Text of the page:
28 March 2014, News Wires – US President Barack Obama’s administration unveiled plans on Friday to reduce methane emissions in the country across several sectors with a focus on the oil and gas industry.
Through a combination of new potential regulations and the promotion of new technologies, the White House hopes to cut back on the amount of potent greenhouse gases released into the air.
Methane is said to be 20 times more potent than carbon dioxide as a greenhouse gas.
During the process of hydrocarbon production and transportation, the oil and gas industry emits the second largest volume of methane of any US sector, accounting for about 28% of total emissions (agriculture accounts for about 36% of all methane emissions, mostly from livestock).
A big chunk of those emissions come from venting natural gas during production. Operators flare gas partly because of a lack of pipeline infrastructure in places like North Dakota, and partly because of low commodity prices.
Methane venting and flaring will be high on the White House’s priority list of matters to address, with plans later this year to propose updated standards to reduce venting and flaring from oil and gas production on public lands.
In the spring, the Environmental Protection Agency will begin soliciting input from from independent experts, and in the fall will determine how best to “pursue further methane reductions” from co-producing wells, liquids unloading, leaks, pneumatic devices and compressors.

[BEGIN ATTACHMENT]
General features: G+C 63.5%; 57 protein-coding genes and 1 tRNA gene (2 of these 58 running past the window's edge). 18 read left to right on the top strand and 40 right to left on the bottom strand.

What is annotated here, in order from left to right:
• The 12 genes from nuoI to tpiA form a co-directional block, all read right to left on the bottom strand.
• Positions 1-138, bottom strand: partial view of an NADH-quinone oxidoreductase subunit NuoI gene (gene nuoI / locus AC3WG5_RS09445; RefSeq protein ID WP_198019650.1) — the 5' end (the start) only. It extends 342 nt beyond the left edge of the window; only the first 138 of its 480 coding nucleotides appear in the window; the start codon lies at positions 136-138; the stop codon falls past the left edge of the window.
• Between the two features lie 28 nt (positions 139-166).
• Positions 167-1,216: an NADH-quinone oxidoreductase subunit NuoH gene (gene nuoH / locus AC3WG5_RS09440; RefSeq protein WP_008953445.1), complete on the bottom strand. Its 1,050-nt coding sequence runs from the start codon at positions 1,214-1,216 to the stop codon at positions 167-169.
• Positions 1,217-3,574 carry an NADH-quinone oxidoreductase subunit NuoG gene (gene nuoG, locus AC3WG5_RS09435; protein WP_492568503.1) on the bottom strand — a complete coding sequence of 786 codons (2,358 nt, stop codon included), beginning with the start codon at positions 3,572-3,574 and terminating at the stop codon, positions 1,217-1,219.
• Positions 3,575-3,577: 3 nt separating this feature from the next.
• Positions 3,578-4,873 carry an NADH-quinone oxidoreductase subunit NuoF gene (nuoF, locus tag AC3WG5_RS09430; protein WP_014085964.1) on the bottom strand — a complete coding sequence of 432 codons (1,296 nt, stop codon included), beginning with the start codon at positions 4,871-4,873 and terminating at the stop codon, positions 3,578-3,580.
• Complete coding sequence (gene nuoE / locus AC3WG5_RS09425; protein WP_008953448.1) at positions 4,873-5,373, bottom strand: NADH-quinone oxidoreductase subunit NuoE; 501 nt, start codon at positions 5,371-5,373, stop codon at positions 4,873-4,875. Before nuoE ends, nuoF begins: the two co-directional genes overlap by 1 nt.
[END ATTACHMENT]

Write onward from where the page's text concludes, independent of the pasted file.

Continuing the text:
Any new regulations would be completed by the end of 2016. The Obama administration also plans to work closely with states to form policies that will help reduce methane emissions.
Howard Feldman, director of regulatory and scientific affairs for the American Petroleum Institute, said the industry is doing a good enough job cutting emissions without the need for further regulations, which he said could have “a chilling effect on the American energy renaissance”.
“The industry has led efforts to reduce emissions of methane by developing new technologies and equipment, and recent studies show emissions are far lower than EPA projected just a few years ago,” he said in a statement.
He added: “Methane is natural gas that operators can bring to the market. There is a built-in incentive to capture these emissions.”
The White House will also look to promote innovative technologies through loans and grants.
For example, the 2015 budget proposes a new $4.7 million programme to speed development of technologies for leak detection and monitoring, pipeline leak repair without having to evacuate gas from the pipelines, smart pipeline sensors, and compressor controls.
In 2012, operators emitted the methane equivalent of 127 million tonnes of carbon dioxide during production, processing, transmission, storage, and distribution of natural gas. The equivalent of another 32 million tonnes of carbon dioxide was emitted from production and refining of oil.
In the gas industry, about 31% of emitted methane came from production sources, 15% from processing, 34% from the transmission and storage, and 20% from distribution.
“As our use of natural gas in manufacturing, transportation, and power generation increases… we must continue to build on progress in reducing methane emissions from this vital sector of our economy,” the administration said in its plan to reduce methane.